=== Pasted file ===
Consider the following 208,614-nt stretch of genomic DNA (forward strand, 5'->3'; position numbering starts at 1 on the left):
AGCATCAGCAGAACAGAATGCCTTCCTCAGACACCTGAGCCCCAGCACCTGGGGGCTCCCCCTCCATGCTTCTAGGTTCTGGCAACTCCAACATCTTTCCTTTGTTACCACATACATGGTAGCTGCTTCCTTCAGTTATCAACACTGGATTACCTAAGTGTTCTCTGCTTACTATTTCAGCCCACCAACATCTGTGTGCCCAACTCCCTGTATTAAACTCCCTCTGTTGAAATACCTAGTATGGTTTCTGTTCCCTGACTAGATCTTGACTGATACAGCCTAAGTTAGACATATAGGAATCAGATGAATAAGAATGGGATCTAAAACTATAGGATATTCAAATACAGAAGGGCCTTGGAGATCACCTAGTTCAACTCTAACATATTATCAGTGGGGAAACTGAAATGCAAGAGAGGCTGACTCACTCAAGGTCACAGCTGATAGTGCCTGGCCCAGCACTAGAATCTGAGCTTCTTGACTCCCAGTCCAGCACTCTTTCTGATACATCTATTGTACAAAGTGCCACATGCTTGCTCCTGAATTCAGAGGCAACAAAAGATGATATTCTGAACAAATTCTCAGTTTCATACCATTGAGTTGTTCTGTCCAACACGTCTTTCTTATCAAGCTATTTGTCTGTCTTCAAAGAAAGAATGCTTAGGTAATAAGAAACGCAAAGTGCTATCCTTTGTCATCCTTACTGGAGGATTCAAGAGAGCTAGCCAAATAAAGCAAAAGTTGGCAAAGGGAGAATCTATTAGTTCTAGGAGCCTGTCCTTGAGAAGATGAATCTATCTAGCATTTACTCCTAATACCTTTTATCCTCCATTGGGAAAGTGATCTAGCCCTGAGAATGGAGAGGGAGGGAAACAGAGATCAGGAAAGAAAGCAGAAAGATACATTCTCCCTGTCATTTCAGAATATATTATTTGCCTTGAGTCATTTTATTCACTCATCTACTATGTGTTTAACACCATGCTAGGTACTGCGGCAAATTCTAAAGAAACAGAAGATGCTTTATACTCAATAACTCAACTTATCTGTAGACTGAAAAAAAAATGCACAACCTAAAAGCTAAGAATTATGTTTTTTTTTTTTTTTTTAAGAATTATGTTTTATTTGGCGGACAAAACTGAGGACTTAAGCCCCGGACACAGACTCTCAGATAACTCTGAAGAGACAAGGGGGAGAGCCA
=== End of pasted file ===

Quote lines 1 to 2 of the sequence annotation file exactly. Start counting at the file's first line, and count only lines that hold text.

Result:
Consider the following 208,614-nt stretch of genomic DNA (forward strand, 5'->3'; position numbering starts at 1 on the left):
AGCATCAGCAGAACAGAATGCCTTCCTCAGACACCTGAGCCCCAGCACCTGGGGGCTCCCCCTCCATGCTTCTAGGTTCTGGCAACTCCAACATCTTTCCTTTGTTACCACATACATGGTAGCTGCTTCCTTCAGTTATCAACACTGGATTACCTAAGTGTTCTCTGCTTACTATTTCAGCCCACCAACATCTGTGTGCCCAACTCCCTGTATTAAACTCCCTCTGTTGAAATACCTAGTATGGTTTCTGTTCCCTGACTAGATCTTGACTGATACAGCCTAAGTTAGACATATAGGAATCAGATGAATAAGAATGGGATCTAAAACTATAGGATATTCAAATACAGAAGGGCCTTGGAGATCACCTAGTTCAACTCTAACATATTATCAGTGGGGAAACTGAAATGCAAGAGAGGCTGACTCACTCAAGGTCACAGCTGATAGTGCCTGGCCCAGCACTAGAATCTGAGCTTCTTGACTCCCAGTCCAGCACTCTTTCTGATACATCTATTGTACAAAGTGCCACATGCTTGCTCCTGAATTCAGAGGCAACAAAAGATGATATTCTGAACAAATTCTCAGTTTCATACCATTGAGTTGTTCTGTCCAACACGTCTTTCTTATCAAGCTATTTGTCTGTCTTCAAAGAAAGAATGCTTAGGTAATAAGAAACGCAAAGTGCTATCCTTTGTCATCCTTACTGGAGGATTCAAGAGAGCTAGCCAAATAAAGCAAAAGTTGGCAAAGGGAGAATCTATTAGTTCTAGGAGCCTGTCCTTGAGAAGATGAATCTATCTAGCATTTACTCCTAATACCTTTTATCCTCCATTGGGAAAGTGATCTAGCCCTGAGAATGGAGAGGGAGGGAAACAGAGATCAGGAAAGAAAGCAGAAAGATACATTCTCCCTGTCATTTCAGAATATATTATTTGCCTTGAGTCATTTTATTCACTCATCTACTATGTGTTTAACACCATGCTAGGTACTGCGGCAAATTCTAAAGAAACAGAAGATGCTTTATACTCAATAACTCAACTTATCTGTAGACTGAAAAAAAAATGCACAACCTAAAAGCTAAGAATTATGTTTTTTTTTTTTTTTTTAAGAATTATGTTTTATTTGGCGGACAAAACTGAGGACTTAAGCCCCGGACACAGACTCTCAGATAACTCTGAAGAGACAAGGGGGAGAGCCA